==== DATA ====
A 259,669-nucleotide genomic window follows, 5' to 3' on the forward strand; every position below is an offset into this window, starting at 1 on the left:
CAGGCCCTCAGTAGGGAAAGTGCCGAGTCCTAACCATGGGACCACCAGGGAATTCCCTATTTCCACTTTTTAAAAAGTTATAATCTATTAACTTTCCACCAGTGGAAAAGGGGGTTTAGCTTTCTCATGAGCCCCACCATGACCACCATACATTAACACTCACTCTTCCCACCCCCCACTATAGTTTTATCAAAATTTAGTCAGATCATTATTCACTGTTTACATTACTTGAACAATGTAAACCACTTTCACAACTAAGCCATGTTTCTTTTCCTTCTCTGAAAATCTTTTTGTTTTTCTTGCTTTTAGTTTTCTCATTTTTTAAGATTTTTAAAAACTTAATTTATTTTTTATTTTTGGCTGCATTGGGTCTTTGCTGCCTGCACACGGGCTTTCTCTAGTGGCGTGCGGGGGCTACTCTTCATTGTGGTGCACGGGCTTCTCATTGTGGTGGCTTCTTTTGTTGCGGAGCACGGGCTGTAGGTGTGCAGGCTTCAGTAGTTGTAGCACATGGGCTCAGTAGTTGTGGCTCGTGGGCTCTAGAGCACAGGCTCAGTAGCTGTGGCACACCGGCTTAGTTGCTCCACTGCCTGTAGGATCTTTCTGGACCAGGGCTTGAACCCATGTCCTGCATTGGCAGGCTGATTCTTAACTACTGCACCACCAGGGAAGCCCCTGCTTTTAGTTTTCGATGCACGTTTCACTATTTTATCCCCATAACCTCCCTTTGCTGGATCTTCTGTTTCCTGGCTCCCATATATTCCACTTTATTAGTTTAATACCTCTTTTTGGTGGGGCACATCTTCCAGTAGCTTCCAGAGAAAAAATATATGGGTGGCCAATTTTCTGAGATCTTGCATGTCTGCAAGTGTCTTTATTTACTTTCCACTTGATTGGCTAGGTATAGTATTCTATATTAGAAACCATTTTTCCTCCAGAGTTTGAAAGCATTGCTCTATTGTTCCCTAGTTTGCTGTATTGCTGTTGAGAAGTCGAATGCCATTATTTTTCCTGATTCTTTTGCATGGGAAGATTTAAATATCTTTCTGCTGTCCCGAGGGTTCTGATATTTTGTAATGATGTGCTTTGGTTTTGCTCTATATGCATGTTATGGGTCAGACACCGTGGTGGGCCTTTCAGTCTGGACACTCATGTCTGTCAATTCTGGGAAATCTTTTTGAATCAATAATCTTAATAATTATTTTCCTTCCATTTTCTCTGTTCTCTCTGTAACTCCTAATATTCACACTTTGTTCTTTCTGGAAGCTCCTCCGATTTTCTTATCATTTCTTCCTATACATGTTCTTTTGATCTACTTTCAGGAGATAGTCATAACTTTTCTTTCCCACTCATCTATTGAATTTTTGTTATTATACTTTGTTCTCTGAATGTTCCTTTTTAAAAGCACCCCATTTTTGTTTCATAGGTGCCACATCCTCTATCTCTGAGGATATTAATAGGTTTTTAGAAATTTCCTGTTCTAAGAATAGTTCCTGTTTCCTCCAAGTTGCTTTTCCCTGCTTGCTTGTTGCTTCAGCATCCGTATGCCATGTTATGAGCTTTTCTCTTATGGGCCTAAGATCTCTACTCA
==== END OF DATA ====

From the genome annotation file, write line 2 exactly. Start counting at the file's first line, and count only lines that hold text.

CAGGCCCTCAGTAGGGAAAGTGCCGAGTCCTAACCATGGGACCACCAGGGAATTCCCTATTTCCACTTTTTAAAAAGTTATAATCTATTAACTTTCCACCAGTGGAAAAGGGGGTTTAGCTTTCTCATGAGCCCCACCATGACCACCATACATTAACACTCACTCTTCCCACCCCCCACTATAGTTTTATCAAAATTTAGTCAGATCATTATTCACTGTTTACATTACTTGAACAATGTAAACCACTTTCACAACTAAGCCATGTTTCTTTTCCTTCTCTGAAAATCTTTTTGTTTTTCTTGCTTTTAGTTTTCTCATTTTTTAAGATTTTTAAAAACTTAATTTATTTTTTATTTTTGGCTGCATTGGGTCTTTGCTGCCTGCACACGGGCTTTCTCTAGTGGCGTGCGGGGGCTACTCTTCATTGTGGTGCACGGGCTTCTCATTGTGGTGGCTTCTTTTGTTGCGGAGCACGGGCTGTAGGTGTGCAGGCTTCAGTAGTTGTAGCACATGGGCTCAGTAGTTGTGGCTCGTGGGCTCTAGAGCACAGGCTCAGTAGCTGTGGCACACCGGCTTAGTTGCTCCACTGCCTGTAGGATCTTTCTGGACCAGGGCTTGAACCCATGTCCTGCATTGGCAGGCTGATTCTTAACTACTGCACCACCAGGGAAGCCCCTGCTTTTAGTTTTCGATGCACGTTTCACTATTTTATCCCCATAACCTCCCTTTGCTGGATCTTCTGTTTCCTGGCTCCCATATATTCCACTTTATTAGTTTAATACCTCTTTTTGGTGGGGCACATCTTCCAGTAGCTTCCAGAGAAAAAATATATGGGTGGCCAATTTTCTGAGATCTTGCATGTCTGCAAGTGTCTTTATTTACTTTCCACTTGATTGGCTAGGTATAGTATTCTATATTAGAAACCATTTTTCCTCCAGAGTTTGAAAGCATTGCTCTATTGTTCCCTAGTTTGCTGTATTGCTGTTGAGAAGTCGAATGCCATTATTTTTCCTGATTCTTTTGCATGGGAAGATTTAAATATCTTTCTGCTGTCCCGAGGGTTCTGATATTTTGTAATGATGTGCTTTGGTTTTGCTCTATATGCATGTTATGGGTCAGACACCGTGGTGGGCCTTTCAGTCTGGACACTCATGTCTGTCAATTCTGGGAAATCTTTTTGAATCAATAATCTTAATAATTATTTTCCTTCCATTTTCTCTGTTCTCTCTGTAACTCCTAATATTCACACTTTGTTCTTTCTGGAAGCTCCTCCGATTTTCTTATCATTTCTTCCTATACATGTTCTTTTGATCTACTTTCAGGAGATAGTCATAACTTTTCTTTCCCACTCATCTATTGAATTTTTGTTATTATACTTTGTTCTCTGAATGTTCCTTTTTAAAAGCACCCCATTTTTGTTTCATAGGTGCCACATCCTCTATCTCTGAGGATATTAATAGGTTTTTAGAAATTTCCTGTTCTAAGAATAGTTCCTGTTTCCTCCAAGTTGCTTTTCCCTGCTTGCTTGTTGCTTCAGCATCCGTATGCCATGTTATGAGCTTTTCTCTTATGGGCCTAAGATCTCTACTCA